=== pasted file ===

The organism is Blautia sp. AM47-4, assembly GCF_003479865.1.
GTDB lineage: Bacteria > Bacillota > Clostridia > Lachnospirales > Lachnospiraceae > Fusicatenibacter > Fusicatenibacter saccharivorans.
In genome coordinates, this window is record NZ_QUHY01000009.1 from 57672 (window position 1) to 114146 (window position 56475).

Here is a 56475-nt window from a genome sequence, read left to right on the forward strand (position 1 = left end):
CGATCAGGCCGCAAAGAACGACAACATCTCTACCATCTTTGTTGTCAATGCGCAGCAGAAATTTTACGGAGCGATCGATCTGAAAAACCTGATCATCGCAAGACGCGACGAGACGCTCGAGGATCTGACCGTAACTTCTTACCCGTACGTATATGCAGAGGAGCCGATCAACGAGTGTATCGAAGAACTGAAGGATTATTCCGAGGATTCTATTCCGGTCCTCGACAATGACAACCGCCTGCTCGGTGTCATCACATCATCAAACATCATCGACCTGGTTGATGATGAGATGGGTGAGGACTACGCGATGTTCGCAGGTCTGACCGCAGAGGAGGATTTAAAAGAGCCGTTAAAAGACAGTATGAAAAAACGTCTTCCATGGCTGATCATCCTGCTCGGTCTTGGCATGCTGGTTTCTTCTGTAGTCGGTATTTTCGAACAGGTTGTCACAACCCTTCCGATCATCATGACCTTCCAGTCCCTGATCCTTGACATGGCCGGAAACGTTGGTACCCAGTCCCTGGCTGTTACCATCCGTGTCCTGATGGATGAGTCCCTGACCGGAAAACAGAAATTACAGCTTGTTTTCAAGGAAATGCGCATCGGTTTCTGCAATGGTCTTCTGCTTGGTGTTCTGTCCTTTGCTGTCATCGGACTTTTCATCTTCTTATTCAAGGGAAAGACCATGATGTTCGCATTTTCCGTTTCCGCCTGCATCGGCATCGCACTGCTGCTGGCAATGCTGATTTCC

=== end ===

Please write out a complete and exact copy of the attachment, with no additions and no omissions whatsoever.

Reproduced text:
The organism is Blautia sp. AM47-4, assembly GCF_003479865.1.
GTDB lineage: Bacteria > Bacillota > Clostridia > Lachnospirales > Lachnospiraceae > Fusicatenibacter > Fusicatenibacter saccharivorans.
In genome coordinates, this window is record NZ_QUHY01000009.1 from 57672 (window position 1) to 114146 (window position 56475).

Here is a 56475-nt window from a genome sequence, read left to right on the forward strand (position 1 = left end):
CGATCAGGCCGCAAAGAACGACAACATCTCTACCATCTTTGTTGTCAATGCGCAGCAGAAATTTTACGGAGCGATCGATCTGAAAAACCTGATCATCGCAAGACGCGACGAGACGCTCGAGGATCTGACCGTAACTTCTTACCCGTACGTATATGCAGAGGAGCCGATCAACGAGTGTATCGAAGAACTGAAGGATTATTCCGAGGATTCTATTCCGGTCCTCGACAATGACAACCGCCTGCTCGGTGTCATCACATCATCAAACATCATCGACCTGGTTGATGATGAGATGGGTGAGGACTACGCGATGTTCGCAGGTCTGACCGCAGAGGAGGATTTAAAAGAGCCGTTAAAAGACAGTATGAAAAAACGTCTTCCATGGCTGATCATCCTGCTCGGTCTTGGCATGCTGGTTTCTTCTGTAGTCGGTATTTTCGAACAGGTTGTCACAACCCTTCCGATCATCATGACCTTCCAGTCCCTGATCCTTGACATGGCCGGAAACGTTGGTACCCAGTCCCTGGCTGTTACCATCCGTGTCCTGATGGATGAGTCCCTGACCGGAAAACAGAAATTACAGCTTGTTTTCAAGGAAATGCGCATCGGTTTCTGCAATGGTCTTCTGCTTGGTGTTCTGTCCTTTGCTGTCATCGGACTTTTCATCTTCTTATTCAAGGGAAAGACCATGATGTTCGCATTTTCCGTTTCCGCCTGCATCGGCATCGCACTGCTGCTGGCAATGCTGATTTCC